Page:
Finally, Ozone, Izotope's mastering plug-in, has a variety of applications for processing vocals. Its compression function can do a lot to level a vocal while automatically staying just under the distortion level. Its exciter function can psychoacoustically appear to boost the level of a lead vocal instrument, making it perfect for raising a narrator above an otherwise loud music bed. Its mastering setting can add the final touch when placed on the bus of a combined master recording, ensuring that the levels are compressed and even, without distortion.
(A DAW and all of these plug-ins are absolutely terrific for producing audio-only podcasts as well, needless to say.)
No Mic Jacks? No Problem!
If you have a favorite camcorder, but it's missing a jack for an external microphone, here are some workarounds. The most obvious is to record MOS, as they said in the early days of talkies, pidgin German for Mit Out Sound, a.k.a. without sound, and then add music, sound effects and narration in the editing bay.
Alternately, if your video-editing program draws the waveform of the audio onscreen, it's not too difficult to sync up the sound from a separate digital recorder. Prior to owning a prosumer-quality Sony HVR-A1U HD camcorder with XLR inputs, I used a Zoom H4 digital Handy Recorder to record dialogue, while recording video with a consumer-grade DV cam. I could plug a professional Shure SM-58 handheld mic into one of its two XLR inputs, or simply hold the recorder in my hand and talk into its built-in stereo condenser mics, since the recorder wasn't much larger than a microphone itself and could be battery-powered.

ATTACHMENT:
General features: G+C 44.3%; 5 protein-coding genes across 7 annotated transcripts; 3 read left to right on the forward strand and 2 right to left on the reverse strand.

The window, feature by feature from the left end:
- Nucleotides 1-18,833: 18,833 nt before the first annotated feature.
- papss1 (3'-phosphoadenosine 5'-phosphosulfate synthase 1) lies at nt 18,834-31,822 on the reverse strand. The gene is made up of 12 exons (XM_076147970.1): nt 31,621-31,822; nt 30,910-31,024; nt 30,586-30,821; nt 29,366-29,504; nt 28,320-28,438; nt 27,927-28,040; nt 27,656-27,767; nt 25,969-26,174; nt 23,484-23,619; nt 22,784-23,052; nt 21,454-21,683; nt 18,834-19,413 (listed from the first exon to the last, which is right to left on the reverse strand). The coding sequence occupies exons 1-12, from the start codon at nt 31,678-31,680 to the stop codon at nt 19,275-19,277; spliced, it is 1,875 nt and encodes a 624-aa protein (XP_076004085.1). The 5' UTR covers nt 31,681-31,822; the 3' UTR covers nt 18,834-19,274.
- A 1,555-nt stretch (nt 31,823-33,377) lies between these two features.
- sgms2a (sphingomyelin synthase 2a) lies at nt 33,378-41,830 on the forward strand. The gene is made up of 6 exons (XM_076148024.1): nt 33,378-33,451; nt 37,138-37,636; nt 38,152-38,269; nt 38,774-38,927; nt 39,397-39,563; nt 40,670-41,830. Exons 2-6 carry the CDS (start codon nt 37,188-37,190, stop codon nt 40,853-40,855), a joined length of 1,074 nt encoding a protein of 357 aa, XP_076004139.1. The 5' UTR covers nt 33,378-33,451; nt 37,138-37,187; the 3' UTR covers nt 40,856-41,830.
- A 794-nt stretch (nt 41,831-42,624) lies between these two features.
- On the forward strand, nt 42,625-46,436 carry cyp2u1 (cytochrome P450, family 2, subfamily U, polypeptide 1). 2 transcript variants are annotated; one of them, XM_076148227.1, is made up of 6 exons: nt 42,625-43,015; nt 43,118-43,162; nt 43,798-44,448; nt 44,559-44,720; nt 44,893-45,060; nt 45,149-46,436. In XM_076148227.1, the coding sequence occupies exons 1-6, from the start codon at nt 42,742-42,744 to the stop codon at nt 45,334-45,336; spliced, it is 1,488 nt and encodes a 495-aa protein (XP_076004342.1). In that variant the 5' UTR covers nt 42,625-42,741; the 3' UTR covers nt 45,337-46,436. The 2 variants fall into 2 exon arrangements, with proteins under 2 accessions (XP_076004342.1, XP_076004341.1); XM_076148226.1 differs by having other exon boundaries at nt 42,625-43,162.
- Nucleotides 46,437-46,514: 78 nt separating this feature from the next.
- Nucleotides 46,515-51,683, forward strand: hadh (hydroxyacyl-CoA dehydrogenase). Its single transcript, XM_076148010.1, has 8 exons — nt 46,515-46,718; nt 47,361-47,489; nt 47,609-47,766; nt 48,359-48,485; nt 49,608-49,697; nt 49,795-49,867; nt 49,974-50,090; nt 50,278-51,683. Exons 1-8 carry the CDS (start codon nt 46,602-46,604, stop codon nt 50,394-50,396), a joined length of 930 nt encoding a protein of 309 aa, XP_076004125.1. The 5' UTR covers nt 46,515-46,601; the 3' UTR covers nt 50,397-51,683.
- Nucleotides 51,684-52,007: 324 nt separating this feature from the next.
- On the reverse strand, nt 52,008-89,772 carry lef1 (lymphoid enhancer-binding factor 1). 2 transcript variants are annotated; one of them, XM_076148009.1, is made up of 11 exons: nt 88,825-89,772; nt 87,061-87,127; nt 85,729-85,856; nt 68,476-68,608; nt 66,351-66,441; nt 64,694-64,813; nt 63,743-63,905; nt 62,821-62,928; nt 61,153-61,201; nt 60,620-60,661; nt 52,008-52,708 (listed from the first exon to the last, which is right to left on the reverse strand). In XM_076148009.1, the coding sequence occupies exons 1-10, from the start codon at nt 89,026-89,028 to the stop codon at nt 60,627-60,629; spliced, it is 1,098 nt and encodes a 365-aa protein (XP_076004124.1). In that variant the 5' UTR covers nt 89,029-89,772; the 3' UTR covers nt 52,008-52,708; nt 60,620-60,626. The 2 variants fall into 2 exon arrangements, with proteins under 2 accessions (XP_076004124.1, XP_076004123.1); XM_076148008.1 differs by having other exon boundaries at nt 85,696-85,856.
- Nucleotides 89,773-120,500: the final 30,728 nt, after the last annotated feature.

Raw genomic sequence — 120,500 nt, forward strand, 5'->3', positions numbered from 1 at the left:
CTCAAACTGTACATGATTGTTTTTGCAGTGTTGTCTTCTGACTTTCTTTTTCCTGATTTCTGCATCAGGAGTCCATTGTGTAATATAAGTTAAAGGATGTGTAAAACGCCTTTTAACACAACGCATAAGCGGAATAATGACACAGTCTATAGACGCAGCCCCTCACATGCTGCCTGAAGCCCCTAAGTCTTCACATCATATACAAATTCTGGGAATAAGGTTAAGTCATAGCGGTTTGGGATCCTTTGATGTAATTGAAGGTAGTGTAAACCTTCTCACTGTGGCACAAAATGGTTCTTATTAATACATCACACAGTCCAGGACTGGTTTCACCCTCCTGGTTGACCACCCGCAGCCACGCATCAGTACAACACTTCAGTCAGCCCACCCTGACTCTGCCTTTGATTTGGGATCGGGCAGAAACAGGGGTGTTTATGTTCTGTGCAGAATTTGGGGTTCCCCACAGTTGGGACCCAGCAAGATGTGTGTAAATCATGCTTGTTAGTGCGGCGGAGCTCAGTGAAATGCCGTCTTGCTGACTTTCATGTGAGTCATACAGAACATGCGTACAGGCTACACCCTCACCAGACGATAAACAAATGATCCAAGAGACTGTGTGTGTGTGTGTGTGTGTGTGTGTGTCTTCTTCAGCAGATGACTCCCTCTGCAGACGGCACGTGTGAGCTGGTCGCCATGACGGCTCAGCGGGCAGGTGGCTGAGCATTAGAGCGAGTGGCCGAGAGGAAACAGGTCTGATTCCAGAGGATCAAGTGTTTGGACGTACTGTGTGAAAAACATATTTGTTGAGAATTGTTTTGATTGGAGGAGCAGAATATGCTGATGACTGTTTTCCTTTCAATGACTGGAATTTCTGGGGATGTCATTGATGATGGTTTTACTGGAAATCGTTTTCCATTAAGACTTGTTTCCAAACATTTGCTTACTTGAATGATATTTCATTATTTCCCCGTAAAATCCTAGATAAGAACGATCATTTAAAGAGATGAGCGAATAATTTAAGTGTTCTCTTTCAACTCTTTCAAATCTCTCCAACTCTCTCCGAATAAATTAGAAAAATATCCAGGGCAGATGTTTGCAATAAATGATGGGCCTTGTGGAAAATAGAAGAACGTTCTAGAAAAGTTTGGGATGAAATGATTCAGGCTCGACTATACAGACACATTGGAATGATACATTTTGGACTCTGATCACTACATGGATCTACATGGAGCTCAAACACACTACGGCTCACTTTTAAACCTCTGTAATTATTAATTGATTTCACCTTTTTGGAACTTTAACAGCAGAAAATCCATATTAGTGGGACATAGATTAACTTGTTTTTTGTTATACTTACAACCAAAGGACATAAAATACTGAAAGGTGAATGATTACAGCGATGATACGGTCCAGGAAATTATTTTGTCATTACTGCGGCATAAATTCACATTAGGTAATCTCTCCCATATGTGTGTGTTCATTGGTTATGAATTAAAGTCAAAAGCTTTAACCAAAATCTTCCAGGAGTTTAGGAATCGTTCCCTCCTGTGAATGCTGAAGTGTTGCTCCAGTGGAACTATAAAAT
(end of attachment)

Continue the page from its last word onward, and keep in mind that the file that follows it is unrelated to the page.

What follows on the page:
How do you sync up the sound? For decades in Hollywood, they recorded audio with a tape recorder, and then synced to the picture in the editing room. To simplify the mating of sound and picture, Hollywood relies on clapperboards to simultaneously generate a loud audio clack! and the filmed image of its two boards coming together as a visual cue to syncing up the sound and picture.
That basic method (or a more primitive version, a handclap on-camera) has worked since the earliest days of the first talkies in the late 1920s, and it is one option to consider if you're recording audio into a digital recorder. Another is to use the audio from the camcorder's built-in low-res mic itself as a guide. Most editing programs generate a visual image of the waveforms of the audio. By sliding the waveform image of the separately-recorded audio track until you align it with the waveform image recorded by the camera's mic, it's possible to sync the two remarkably tightly, particularly if you can switch your editing program into the aforementioned audio time units.
That's not my first approach to recording sound, but sometimes necessity truly is the mother of invention. On a Hollywood movie or TV series, the sound department often consists of several people, from boom operators to dialogue editors to sound effects wranglers to mixers. Working carefully, and with a solid knowledge of what hardware and software are capable of, it's possible to combine these operations into a small, manageable team - or even one person if necessary. And with surprisingly sophisticated results.
Ed Driscoll is a freelance journalist covering home theater and the media for the past decade.